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Eating Roosters

post #1 of 14
Thread Starter 

Hey All,
    I am getting some barred Rock Chicks coming in soon.  They are supposed to be all pullets, but if we end up with some roos, I was planning on raising them to eat.  How long do you think it would take to get them to a stage where they would be worth the trouble of cleaning and eating?

post #2 of 14

12-16 weeks would get to a reasonable tender size, however, probably be only 3 lbs or so dressed.

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I'm no expert, there is always something to learn, and my birds are livestock, so... yes, I may be quite blunt. wink.png

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Need egg candling reference pics? Click HERE!
2011 Coop build! Click Here!

 

I'm no expert, there is always something to learn, and my birds are livestock, so... yes, I may be quite blunt. wink.png

Reply
post #3 of 14

Experiment smile That's what I'm doing.

I've been pouring through research to find the best way to eat or get rid of unwanted roosters without letting them go to waste or just dumping them in the compost heap.

You have a few crazy options available to you:

Poussin (also known as Spring Chicken, Coquelet, and Cornish Game Hen): These are butchered at 3-4 weeks old and are served like quail. I butchered some of my Ameraucana roosters at around a month old and slow cooked them. At this age one rooster is a meal for one person. If you have a stuffing mix you like to wedge in there it helps. I cut up red potatoes and roasted them inside the bird. The leftover juice became chicken broth for pot pies and soups.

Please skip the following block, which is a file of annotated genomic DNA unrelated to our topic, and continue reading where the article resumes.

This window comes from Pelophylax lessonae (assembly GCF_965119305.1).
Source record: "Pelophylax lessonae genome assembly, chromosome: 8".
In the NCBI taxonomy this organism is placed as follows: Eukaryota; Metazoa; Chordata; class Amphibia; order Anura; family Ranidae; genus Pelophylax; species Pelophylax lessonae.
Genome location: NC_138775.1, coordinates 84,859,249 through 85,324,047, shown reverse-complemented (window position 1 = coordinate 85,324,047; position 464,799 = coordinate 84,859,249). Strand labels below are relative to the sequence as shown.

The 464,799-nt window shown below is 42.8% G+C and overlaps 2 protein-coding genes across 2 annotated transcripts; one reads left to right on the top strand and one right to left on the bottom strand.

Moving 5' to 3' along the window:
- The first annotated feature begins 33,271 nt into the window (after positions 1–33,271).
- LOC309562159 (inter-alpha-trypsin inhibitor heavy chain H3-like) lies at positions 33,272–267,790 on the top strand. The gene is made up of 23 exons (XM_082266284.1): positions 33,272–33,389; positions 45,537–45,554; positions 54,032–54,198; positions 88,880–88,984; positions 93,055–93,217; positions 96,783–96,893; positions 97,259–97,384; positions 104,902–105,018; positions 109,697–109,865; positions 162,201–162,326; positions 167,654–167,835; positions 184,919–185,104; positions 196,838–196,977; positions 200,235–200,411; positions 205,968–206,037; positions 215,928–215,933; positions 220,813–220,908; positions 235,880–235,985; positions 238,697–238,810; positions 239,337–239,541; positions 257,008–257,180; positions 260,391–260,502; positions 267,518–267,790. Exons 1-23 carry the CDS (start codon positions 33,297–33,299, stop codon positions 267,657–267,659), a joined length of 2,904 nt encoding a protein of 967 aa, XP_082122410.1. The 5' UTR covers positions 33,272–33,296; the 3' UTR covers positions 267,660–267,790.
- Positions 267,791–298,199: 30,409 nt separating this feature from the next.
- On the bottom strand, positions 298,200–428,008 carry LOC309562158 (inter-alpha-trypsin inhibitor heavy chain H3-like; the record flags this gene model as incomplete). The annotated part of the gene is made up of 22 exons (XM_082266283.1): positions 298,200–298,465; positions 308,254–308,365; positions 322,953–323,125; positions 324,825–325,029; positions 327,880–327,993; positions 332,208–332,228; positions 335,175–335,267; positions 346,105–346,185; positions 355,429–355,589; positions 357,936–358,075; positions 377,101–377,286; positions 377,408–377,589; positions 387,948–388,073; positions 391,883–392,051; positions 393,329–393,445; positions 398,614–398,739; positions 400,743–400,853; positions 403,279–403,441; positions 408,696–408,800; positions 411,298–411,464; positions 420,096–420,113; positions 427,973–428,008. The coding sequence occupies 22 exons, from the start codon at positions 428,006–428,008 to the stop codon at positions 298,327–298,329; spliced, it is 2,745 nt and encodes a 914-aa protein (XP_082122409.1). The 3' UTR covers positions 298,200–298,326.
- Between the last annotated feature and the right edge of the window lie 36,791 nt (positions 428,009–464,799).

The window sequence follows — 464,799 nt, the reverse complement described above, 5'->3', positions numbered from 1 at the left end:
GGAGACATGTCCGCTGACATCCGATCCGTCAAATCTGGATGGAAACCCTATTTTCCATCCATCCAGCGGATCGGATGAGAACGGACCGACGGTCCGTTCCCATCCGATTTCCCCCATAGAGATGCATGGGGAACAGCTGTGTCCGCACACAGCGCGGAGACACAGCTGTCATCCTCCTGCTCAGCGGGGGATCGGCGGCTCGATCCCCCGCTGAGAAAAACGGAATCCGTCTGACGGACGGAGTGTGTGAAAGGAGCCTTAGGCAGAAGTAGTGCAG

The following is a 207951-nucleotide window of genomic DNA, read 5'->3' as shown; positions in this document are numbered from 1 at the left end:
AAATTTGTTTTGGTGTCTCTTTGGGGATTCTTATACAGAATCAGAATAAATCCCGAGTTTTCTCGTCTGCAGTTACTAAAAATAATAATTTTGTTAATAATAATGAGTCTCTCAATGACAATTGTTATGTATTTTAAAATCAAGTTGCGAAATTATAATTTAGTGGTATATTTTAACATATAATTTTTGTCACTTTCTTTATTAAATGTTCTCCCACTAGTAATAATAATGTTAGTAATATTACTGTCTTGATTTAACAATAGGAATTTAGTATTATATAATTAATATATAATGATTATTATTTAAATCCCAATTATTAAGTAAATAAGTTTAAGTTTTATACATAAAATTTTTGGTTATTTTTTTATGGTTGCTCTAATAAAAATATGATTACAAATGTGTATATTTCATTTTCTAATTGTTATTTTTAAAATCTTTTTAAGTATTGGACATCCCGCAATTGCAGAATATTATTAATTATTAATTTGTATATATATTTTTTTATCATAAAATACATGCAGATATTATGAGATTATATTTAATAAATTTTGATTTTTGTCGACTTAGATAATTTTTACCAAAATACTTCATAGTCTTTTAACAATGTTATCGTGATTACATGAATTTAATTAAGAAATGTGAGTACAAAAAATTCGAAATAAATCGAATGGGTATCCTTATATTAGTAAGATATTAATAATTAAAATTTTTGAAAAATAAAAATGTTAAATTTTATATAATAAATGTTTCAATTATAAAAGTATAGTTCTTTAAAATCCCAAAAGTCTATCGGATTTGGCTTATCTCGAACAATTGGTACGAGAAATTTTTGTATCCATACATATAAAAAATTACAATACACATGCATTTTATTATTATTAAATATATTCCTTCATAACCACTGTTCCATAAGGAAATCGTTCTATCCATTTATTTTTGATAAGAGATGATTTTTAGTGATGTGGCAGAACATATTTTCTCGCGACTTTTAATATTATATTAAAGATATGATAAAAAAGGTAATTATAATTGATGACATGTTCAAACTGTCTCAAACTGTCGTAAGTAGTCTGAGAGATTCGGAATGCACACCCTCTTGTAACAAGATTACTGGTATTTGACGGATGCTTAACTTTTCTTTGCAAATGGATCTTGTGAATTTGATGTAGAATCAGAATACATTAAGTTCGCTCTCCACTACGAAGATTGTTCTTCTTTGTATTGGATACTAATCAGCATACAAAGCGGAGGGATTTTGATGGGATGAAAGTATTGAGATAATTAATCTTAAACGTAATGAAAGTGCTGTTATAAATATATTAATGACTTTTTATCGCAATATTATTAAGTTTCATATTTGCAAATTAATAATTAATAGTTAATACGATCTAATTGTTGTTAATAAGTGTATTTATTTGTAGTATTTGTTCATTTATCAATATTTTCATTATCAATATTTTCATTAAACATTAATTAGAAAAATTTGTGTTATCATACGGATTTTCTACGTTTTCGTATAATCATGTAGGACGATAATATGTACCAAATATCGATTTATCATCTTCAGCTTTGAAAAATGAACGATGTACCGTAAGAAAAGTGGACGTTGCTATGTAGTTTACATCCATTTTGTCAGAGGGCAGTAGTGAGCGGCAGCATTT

The downsides to this are that it's definitely a one-person meal and that the skin tears easily. The benefits include not having to keep roosters around and that the chickens are -extremely- easy to clean and take up less room when freezing them.

Standard Butchering: Roosters are butchered at...12-16 weeks? I think that's the standard for purebred meat breeds.

Capons: Castrating the roosters at 4-8 weeks old and waiting 4-10 months to butcher. The downside is that you are stuck with the capons for a long time. But since they're castrated you can keep them in with your hens if you're short on space. There's a kit you can buy to caponize. After reading up on the methods and getting the chance to see caponizing in person, I plan on trying a few. I've already snagged a store bought capon to see if I can really tell the difference between it and regular chickens (they're definitely larger).

If you come up with any other methods, or some good recipes then let me know. Good luck smile

Raising American Buff and Pilgrim Geese, Ancona, Harlequin, Rouen, Campbell, Saxony, and Buff ducks, Muscovies, Rosecomb Barred Rock, Blue Laced Red Wyandotte, Wheaten/Blue Ameraucana, and Red Ameraucana chickens, Blue/Royal Palm and Blue Slate turkeys, Jumbo Coturnix quail, Jumbo Ringneck Pheasants, Redclaw Lobsters, Blue Tilapia, and an assortment of show rabbits. Hatching eggs available.
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Raising American Buff and Pilgrim Geese, Ancona, Harlequin, Rouen, Campbell, Saxony, and Buff ducks, Muscovies, Rosecomb Barred Rock, Blue Laced Red Wyandotte, Wheaten/Blue Ameraucana, and Red Ameraucana chickens, Blue/Royal Palm and Blue Slate turkeys, Jumbo Coturnix quail, Jumbo Ringneck Pheasants, Redclaw Lobsters, Blue Tilapia, and an assortment of show rabbits. Hatching eggs available.